MoneyGram Agrees to Pay $100 Million for Violating US Anti-Fraud Laws

The money will be used to refund the victims of scams

By on November 20th, 2012 15:35 GMT

Earlier this month, money transfer company MoneyGram agreed to forfeit a total of $100 million (80 million EUR). The organization has entered a deferred prosecution agreement with the US Department of Justice (DoJ) after it admitted that, for several years, it had allowed criminals to commit wire fraud.

According to the DoJ, MoneyGram was involved in all sorts of malicious schemes, some of which even operated by the company’s own agents. Furthermore, they failed to maintain an effective anti-money laundering program and knowingly allowed fraudsters to use their services.

Court documents reveal that between 2004 and 2009, MoneyGram processed thousands of transactions for agents that were known to be involved in an international fraud scheme.

The scammers promised victims all sorts of fabulous prizes and employment opportunities in return for relatively small payments.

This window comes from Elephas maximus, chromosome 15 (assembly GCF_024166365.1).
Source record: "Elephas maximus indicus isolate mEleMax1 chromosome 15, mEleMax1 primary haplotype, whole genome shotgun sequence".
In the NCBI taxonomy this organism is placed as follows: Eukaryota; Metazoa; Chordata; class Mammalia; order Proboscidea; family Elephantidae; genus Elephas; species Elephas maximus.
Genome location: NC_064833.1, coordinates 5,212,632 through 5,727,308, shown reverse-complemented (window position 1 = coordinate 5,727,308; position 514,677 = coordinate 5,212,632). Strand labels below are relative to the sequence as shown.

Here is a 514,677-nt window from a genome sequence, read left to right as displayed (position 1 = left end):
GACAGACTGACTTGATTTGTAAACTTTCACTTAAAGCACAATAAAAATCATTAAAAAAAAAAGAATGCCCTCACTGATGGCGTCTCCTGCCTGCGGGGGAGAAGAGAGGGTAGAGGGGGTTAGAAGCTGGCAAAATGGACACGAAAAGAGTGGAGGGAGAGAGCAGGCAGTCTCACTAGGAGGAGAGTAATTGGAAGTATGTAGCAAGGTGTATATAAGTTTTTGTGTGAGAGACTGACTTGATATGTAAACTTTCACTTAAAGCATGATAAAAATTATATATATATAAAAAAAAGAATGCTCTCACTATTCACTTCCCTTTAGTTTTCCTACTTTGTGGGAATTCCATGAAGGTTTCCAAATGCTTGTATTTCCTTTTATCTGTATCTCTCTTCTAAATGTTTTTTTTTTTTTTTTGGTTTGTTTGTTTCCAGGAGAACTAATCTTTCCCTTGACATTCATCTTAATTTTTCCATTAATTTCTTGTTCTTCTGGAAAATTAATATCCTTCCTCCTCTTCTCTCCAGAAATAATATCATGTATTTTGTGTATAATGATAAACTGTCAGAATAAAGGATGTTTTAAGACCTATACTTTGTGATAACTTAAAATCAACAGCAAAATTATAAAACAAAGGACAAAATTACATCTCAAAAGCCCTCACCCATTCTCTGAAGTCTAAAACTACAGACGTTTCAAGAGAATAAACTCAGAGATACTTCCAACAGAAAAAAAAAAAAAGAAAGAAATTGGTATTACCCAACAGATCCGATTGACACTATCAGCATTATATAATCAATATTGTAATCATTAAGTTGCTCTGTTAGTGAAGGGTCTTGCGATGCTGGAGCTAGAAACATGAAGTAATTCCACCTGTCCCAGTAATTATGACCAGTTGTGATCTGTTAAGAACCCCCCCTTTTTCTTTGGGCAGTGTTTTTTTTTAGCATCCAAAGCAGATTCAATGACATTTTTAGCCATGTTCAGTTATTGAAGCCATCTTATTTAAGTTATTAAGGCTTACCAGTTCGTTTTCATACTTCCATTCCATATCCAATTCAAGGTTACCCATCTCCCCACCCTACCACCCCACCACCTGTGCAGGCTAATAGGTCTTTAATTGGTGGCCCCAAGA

Despite the fact that thousands of complaints were filed by victims, the agents in question were not terminated. In 2008, in US and Canada, there were close to 20,000 instances of fraud reported by customers.

MoneyGram has agreed to clean up its act and implement serious changes, including the adoption of a worldwide anti-fraud and anti-money laundering standard, to avoid future incidents.

Furthermore, the company has agreed to retain an independent monitor who will regularly report back to the DoJ.

“MoneyGram knowingly turned a blind eye to scam artists and money launderers who used the company to perpetrate fraudulent schemes targeting the elderly and other vulnerable victims,” Assistant Attorney General Breuer explained.

“In addition to forfeiting $100 million, which will be used to compensate victims, MoneyGram must for the next five years retain a corporate monitor who will report regularly to the Justice Department.”

As security journalist Brian Krebs emphasizes, because of the lack of proper anti-fraud mechanisms, companies such as MoneyGram aid fraudsters in making impressive amounts of money by stealing from small businesses. Hopefully, the new systems they’re implementing will take this into consideration.
MoneyGram admits to violating US anti-fraud laws
   MoneyGram admits to violating US anti-fraud laws
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